NOTE: I received a copy of this book for FREE in exchange for a written review. There was no expectation that this review be either positive or negative, and I was not given any financial compensation to read the book or write the review. This information is disclosed in accordance with the Federal Trade Commission’s 16 CFR, Part 255 […] Guides Concerning the Use of Endorsements and Testimonials in Advertising.
In IT’S YOU, Dr. Alison McAdams has lost her way after a terrible tragedy. So when she’s summoned to Napa to care for her ailing father, she’s not sure she has anything to offer him—or anyone else.
What Ali finds in Northern California wine country is a gift—an opportunity to rest, and distance from her painful memories. Most unexpectedly, she finds people who aren’t afraid of her grief or desperate for her to hurry up and move on.
As Ali becomes part of her father’s community, makes new friends of her own, and hears the stories of a generation who survived the Second World War, she begins to find hope again. In a quest to discover the truth about another woman’s lost love, she sets off on a journey across oceans and deep into history. And in making sense of that long-ago tragedy, Ali is able to put together the broken pieces of her heart and make new choices that are right for her.
I loaded this book onto my Kindle just prior to boarding a plane headed from Atlanta to LaGuardia with a connecting flight onto Bangor, Maine. I find it difficult to read while I’m sitting in a moving vehicle, whether auto or an airplane, but with a couple of hours in between flights, I looked forward to getting started on the latest from Jane Porter.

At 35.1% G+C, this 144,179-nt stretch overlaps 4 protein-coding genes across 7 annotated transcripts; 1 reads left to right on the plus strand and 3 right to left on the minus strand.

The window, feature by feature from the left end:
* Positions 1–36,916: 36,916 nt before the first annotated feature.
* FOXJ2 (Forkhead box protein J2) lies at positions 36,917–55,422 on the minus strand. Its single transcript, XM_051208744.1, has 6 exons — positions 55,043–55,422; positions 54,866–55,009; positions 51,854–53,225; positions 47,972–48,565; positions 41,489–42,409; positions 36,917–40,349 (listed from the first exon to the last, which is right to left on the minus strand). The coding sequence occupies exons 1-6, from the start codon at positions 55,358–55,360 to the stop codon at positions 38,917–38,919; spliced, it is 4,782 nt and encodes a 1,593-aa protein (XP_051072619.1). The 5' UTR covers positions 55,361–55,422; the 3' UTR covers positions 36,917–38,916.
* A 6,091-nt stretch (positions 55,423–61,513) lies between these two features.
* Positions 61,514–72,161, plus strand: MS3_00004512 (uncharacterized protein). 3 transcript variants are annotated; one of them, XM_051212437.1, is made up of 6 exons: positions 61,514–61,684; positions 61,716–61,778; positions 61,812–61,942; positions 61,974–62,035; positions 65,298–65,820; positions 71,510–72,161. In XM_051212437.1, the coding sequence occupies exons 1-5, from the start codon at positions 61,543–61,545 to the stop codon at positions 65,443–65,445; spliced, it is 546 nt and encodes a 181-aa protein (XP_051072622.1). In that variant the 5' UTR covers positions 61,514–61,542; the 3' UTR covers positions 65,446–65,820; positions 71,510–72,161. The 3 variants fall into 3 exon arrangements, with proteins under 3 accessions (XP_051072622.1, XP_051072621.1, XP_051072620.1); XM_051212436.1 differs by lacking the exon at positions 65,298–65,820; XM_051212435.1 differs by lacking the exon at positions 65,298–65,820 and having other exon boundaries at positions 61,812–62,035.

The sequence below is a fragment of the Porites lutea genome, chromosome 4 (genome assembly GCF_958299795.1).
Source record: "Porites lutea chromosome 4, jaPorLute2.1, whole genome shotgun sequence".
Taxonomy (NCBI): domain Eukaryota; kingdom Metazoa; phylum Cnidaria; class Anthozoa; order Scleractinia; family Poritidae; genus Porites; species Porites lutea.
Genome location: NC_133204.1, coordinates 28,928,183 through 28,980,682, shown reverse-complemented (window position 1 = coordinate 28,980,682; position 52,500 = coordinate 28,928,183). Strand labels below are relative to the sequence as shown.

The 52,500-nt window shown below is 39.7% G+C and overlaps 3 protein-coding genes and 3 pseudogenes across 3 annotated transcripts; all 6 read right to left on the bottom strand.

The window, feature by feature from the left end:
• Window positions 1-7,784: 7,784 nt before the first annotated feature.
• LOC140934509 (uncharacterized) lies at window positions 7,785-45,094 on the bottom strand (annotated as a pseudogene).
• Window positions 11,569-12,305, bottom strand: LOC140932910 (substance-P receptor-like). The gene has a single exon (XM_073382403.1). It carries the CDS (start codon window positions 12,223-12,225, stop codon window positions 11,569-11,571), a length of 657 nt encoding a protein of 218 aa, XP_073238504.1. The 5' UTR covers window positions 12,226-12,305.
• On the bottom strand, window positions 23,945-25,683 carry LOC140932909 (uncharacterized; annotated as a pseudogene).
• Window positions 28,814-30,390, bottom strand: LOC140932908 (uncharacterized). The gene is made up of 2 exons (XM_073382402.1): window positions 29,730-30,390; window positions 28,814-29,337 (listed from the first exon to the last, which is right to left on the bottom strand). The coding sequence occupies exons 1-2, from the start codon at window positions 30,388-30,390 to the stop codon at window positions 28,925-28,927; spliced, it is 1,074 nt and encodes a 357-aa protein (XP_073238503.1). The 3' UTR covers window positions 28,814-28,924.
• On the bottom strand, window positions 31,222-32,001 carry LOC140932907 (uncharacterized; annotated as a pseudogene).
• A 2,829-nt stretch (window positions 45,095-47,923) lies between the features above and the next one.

Then weather happened, and what was supposed to be a two-hour layover turned into a twelve-hour ordeal. I am convinced that this page-turner kept me from losing my mind, or worse. This seamlessly woven tale spans several decades, from World War II until the present. Told from the points of view of Ali and her father’s crusty friend, Edie, the book explores themes of friendship, love and loss. As in real life, terrible tragedies occurred, leaving the victims reeling and questioning their reasons to go on. But time, family and friends have healing powers, and in the end they – and we – are left with hope.
I couldn’t have had a better traveling companion during that long day in New York City. I cannot recommend this book highly enough. Five extremely satisfied stars.